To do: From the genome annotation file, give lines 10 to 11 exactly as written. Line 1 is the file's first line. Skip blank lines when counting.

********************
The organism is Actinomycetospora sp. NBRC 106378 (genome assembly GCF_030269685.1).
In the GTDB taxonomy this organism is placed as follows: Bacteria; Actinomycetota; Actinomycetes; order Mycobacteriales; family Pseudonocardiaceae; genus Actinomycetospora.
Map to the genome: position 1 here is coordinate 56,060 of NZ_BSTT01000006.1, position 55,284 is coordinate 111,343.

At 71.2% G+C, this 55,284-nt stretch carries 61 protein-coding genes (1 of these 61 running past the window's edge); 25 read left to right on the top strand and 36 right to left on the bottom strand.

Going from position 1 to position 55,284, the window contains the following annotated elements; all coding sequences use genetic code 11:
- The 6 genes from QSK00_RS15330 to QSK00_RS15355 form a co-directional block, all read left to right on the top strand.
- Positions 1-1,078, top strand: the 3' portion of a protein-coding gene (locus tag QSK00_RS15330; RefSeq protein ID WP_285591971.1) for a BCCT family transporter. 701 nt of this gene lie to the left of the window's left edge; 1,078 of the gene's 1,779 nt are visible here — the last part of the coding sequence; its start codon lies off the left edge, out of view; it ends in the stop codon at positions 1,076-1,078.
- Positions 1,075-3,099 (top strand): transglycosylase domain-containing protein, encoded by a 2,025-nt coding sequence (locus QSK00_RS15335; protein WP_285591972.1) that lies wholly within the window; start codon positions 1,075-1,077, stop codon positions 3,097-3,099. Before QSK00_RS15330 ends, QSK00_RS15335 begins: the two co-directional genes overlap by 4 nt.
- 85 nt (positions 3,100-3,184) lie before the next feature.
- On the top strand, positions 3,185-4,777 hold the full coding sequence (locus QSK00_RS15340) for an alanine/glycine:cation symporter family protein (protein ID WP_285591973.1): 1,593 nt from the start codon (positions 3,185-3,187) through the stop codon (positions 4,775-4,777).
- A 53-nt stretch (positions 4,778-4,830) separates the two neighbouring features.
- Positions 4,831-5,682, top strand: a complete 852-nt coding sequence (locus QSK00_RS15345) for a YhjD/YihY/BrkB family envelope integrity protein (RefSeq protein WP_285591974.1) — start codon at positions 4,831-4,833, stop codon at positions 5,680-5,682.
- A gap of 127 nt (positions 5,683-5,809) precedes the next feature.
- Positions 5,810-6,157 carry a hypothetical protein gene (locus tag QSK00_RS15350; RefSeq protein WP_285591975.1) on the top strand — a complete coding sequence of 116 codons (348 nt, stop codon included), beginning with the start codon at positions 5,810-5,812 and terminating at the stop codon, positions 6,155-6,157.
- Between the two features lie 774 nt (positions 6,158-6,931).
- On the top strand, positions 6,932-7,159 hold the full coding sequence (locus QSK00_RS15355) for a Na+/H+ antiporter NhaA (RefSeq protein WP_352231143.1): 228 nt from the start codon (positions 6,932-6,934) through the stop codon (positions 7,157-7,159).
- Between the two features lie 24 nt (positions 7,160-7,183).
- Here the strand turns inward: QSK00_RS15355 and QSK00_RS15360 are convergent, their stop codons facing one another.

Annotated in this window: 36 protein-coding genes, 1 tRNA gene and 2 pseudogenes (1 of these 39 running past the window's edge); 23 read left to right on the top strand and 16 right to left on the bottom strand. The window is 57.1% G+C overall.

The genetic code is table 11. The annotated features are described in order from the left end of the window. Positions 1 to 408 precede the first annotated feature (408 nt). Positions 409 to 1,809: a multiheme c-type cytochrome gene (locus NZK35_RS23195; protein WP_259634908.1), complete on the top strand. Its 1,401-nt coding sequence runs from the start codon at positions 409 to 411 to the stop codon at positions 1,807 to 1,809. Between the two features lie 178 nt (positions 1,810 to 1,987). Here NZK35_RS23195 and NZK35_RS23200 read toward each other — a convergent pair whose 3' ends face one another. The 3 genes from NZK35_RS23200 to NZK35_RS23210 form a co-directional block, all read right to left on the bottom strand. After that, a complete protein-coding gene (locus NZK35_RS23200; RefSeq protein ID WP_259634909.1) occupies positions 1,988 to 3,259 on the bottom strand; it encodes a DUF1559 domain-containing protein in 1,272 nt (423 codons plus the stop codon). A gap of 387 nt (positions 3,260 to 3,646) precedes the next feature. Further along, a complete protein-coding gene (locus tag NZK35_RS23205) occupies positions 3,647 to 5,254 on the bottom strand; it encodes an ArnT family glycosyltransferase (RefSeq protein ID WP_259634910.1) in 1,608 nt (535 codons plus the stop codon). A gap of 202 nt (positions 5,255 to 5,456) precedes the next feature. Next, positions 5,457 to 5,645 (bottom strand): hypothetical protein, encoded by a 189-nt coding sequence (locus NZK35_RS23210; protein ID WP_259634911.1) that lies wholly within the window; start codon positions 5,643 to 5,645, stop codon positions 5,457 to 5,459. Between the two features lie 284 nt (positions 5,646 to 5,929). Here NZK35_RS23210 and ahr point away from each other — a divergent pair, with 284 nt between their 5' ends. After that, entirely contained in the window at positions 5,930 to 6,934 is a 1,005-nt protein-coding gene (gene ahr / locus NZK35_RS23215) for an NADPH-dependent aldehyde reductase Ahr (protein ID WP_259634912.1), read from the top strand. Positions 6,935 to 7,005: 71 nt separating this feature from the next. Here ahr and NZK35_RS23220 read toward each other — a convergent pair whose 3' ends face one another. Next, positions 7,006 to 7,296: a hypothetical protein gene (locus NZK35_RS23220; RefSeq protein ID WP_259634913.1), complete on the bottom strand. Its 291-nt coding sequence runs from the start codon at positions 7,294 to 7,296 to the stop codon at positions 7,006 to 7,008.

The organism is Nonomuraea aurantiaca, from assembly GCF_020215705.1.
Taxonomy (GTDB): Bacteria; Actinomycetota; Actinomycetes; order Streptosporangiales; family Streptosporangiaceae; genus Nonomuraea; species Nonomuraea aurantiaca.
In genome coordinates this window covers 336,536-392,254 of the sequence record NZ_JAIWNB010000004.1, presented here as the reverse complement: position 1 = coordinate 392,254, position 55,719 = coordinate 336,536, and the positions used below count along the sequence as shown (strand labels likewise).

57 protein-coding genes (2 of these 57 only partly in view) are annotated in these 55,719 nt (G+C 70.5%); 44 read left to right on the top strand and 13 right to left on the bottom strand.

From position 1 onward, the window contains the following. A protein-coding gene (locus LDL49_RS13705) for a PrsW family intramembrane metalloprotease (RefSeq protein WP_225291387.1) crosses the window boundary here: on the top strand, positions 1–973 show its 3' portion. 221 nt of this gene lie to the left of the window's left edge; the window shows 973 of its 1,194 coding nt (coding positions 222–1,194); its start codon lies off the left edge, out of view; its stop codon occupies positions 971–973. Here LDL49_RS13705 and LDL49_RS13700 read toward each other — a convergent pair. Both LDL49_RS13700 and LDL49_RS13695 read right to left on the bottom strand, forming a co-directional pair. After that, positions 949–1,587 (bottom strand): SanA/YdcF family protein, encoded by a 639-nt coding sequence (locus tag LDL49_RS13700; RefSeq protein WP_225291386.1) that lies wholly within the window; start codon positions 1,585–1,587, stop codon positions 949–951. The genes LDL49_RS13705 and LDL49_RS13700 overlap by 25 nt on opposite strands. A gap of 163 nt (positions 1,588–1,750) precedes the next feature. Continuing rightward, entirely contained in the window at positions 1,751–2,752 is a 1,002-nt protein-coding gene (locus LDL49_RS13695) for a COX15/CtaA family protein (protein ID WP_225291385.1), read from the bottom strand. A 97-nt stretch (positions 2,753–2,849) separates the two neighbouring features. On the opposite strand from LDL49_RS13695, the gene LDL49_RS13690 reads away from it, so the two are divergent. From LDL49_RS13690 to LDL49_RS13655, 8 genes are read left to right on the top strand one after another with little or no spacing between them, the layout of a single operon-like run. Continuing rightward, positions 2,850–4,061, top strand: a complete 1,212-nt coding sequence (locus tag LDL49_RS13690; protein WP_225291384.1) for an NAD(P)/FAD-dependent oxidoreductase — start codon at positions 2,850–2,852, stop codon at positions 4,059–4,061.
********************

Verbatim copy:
- On the top strand, positions 3,185-4,777 hold the full coding sequence (locus QSK00_RS15340) for an alanine/glycine:cation symporter family protein (protein ID WP_285591973.1): 1,593 nt from the start codon (positions 3,185-3,187) through the stop codon (positions 4,775-4,777).
- A 53-nt stretch (positions 4,778-4,830) separates the two neighbouring features.